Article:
Indy Eleven

MLS expansion proves necessity of new soccer stadium

INDIANAPOLIS (WISH) – A Midwest state not named Indiana is joining the country’s highest professional soccer league.

Major League Soccer (MLS) announced Wednesday that it will expand to Minnesota. The state already has a team, Minnesota United FC. It plays in the North American Soccer League (NASL) along with the Indy Eleven.

The new team, which will be based in Minneapolis, will join the league in 2018. One of the reasons Minnesota was awarded the opportunity is because it’s building a brand new stadium, something Indy Eleven has been trying to get but without much success.

Indy Eleven currently plays at Carroll Stadium which it shares with IUPUI. It only has enough seating for 10,500 fans. In order to be at “first division team”, or MLS level, stadiums need to have seating closer to 20,000.

“You don’t have to be in Major League Soccer to be a first division team but without a stadium, that option doesn’t even exist,” said Peter Wilt, Indy Eleven President.

Indy Eleven proposed a bill to build an $82 million soccer stadium. Lawmakers shot down the bill Tuesday but amended it to instead do $20 million in renovations to Carroll Stadium. The question is whether that will be enough to raise capacity close to 20,000.

“Certainly it’s a step in the right direction,” said Wilt. “We haven’t had a chance to sit down and talk with the architects and the construction folks yet but we’re very hopeful that with that money and additional funds from the city and other sources that we’ll be able to develop a stadium that’s suitable for first division standards.”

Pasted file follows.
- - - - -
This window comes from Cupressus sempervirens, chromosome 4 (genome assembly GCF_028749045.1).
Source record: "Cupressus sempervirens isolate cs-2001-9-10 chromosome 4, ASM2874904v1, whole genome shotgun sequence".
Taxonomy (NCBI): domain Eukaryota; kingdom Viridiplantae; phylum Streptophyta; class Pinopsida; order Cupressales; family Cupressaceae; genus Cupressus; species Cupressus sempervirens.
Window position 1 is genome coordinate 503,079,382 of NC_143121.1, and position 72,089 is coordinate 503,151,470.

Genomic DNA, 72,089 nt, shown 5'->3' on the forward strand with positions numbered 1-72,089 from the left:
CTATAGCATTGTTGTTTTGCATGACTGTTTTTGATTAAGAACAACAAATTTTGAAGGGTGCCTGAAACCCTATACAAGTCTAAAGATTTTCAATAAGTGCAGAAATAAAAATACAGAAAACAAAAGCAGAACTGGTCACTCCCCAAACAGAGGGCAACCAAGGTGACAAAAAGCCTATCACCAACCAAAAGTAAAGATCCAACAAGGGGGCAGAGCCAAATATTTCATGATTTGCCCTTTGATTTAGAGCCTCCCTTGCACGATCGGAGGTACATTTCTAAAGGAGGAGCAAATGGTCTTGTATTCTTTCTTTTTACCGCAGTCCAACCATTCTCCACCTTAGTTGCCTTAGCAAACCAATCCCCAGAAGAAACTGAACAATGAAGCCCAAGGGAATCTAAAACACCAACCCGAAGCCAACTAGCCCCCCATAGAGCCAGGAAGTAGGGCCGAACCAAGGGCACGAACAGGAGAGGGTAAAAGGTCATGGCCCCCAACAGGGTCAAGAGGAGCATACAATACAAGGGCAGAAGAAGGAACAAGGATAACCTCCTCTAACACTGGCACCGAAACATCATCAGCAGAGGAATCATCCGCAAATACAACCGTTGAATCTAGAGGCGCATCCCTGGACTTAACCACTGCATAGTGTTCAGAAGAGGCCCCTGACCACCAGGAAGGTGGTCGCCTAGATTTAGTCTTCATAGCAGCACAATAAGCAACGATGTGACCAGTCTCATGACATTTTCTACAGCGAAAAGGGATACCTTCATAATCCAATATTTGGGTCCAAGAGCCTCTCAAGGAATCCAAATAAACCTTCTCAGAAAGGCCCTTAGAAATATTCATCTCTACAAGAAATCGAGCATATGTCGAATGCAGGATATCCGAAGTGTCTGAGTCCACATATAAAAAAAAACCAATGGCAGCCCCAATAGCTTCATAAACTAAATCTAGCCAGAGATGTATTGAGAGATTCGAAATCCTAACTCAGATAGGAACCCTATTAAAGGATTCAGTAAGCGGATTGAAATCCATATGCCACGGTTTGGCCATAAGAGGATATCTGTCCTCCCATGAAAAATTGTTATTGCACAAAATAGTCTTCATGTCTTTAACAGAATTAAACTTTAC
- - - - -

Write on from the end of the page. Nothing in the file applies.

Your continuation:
The importance of a new stadium was highlighted Tuesday when 24-Hour News 8 did an exclusive interview with MLS President and Major Deputy Commissioner Mark Abbott.

“It’s absolutely critical. We set out as a requirement for expansion that we have a new facility in the markets that we select,” Abbott said. “It’s important for our fans. They want to be able to watch games in the sort of professional facilities, same sort of amenities that they see for all the other professional sports. It’s critical from a business perspective and it’s a strict requirement for the league when we’re evaluating expansion opportunities.”

With the addition of Minnesota, MLS will have 23 teams. The league’s commissioner said he would like there to be 24 teams by 2020. 24-Hour News 8 asked Wilt if he felt pressure to be the 24th team before another city swoops in.

“Recently Commissioner (Don) Garber of MLS said they’ll spend the next year looking at that number of 24 and determining whether or not it makes sense to go above it,” Wilt said. “My guess is that ultimately they will go beyond the 24 so I don’t think there’s pressure on that number per say.  Really, the pressure is to make sure that we develop a stadium that can seat 18,000-20,000 fans.”

Minnesota United FC won the Woosnam Cup last year since it finished the season with the best record in the NASL. We asked Wilt if success on the field can weigh whether or not MLS comes calling.

“If the revenues are increased by virtue of having more seats and selling more tickets, then that money can be put towards better players and having a better team. And both (winning, new stadium) are necessary to achieve first division status and to be major league,” he said.

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